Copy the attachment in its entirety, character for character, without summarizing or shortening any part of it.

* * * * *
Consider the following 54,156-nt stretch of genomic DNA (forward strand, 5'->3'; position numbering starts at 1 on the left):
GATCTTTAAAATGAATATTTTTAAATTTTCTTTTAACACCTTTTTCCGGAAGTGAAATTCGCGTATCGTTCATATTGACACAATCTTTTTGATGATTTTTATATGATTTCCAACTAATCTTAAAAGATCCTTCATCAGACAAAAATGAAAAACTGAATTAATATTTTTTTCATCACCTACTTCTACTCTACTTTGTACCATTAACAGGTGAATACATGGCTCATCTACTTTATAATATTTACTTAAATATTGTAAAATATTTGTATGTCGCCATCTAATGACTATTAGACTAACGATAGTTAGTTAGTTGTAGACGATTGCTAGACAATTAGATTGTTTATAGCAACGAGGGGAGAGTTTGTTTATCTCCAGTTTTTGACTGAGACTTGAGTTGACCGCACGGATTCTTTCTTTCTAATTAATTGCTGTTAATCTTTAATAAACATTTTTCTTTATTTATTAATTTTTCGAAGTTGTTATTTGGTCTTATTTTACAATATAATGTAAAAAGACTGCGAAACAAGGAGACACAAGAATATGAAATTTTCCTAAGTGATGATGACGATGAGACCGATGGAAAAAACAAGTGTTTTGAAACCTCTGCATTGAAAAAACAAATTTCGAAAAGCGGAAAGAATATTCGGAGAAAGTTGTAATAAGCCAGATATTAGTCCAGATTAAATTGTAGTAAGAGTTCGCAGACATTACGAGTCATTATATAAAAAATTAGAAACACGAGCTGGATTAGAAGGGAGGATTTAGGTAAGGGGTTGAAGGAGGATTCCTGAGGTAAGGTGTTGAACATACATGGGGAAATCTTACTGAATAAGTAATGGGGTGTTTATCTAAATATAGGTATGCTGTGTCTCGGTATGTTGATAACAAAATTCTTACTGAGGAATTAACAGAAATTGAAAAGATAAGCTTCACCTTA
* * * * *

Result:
Consider the following 54,156-nt stretch of genomic DNA (forward strand, 5'->3'; position numbering starts at 1 on the left):
GATCTTTAAAATGAATATTTTTAAATTTTCTTTTAACACCTTTTTCCGGAAGTGAAATTCGCGTATCGTTCATATTGACACAATCTTTTTGATGATTTTTATATGATTTCCAACTAATCTTAAAAGATCCTTCATCAGACAAAAATGAAAAACTGAATTAATATTTTTTTCATCACCTACTTCTACTCTACTTTGTACCATTAACAGGTGAATACATGGCTCATCTACTTTATAATATTTACTTAAATATTGTAAAATATTTGTATGTCGCCATCTAATGACTATTAGACTAACGATAGTTAGTTAGTTGTAGACGATTGCTAGACAATTAGATTGTTTATAGCAACGAGGGGAGAGTTTGTTTATCTCCAGTTTTTGACTGAGACTTGAGTTGACCGCACGGATTCTTTCTTTCTAATTAATTGCTGTTAATCTTTAATAAACATTTTTCTTTATTTATTAATTTTTCGAAGTTGTTATTTGGTCTTATTTTACAATATAATGTAAAAAGACTGCGAAACAAGGAGACACAAGAATATGAAATTTTCCTAAGTGATGATGACGATGAGACCGATGGAAAAAACAAGTGTTTTGAAACCTCTGCATTGAAAAAACAAATTTCGAAAAGCGGAAAGAATATTCGGAGAAAGTTGTAATAAGCCAGATATTAGTCCAGATTAAATTGTAGTAAGAGTTCGCAGACATTACGAGTCATTATATAAAAAATTAGAAACACGAGCTGGATTAGAAGGGAGGATTTAGGTAAGGGGTTGAAGGAGGATTCCTGAGGTAAGGTGTTGAACATACATGGGGAAATCTTACTGAATAAGTAATGGGGTGTTTATCTAAATATAGGTATGCTGTGTCTCGGTATGTTGATAACAAAATTCTTACTGAGGAATTAACAGAAATTGAAAAGATAAGCTTCACCTTA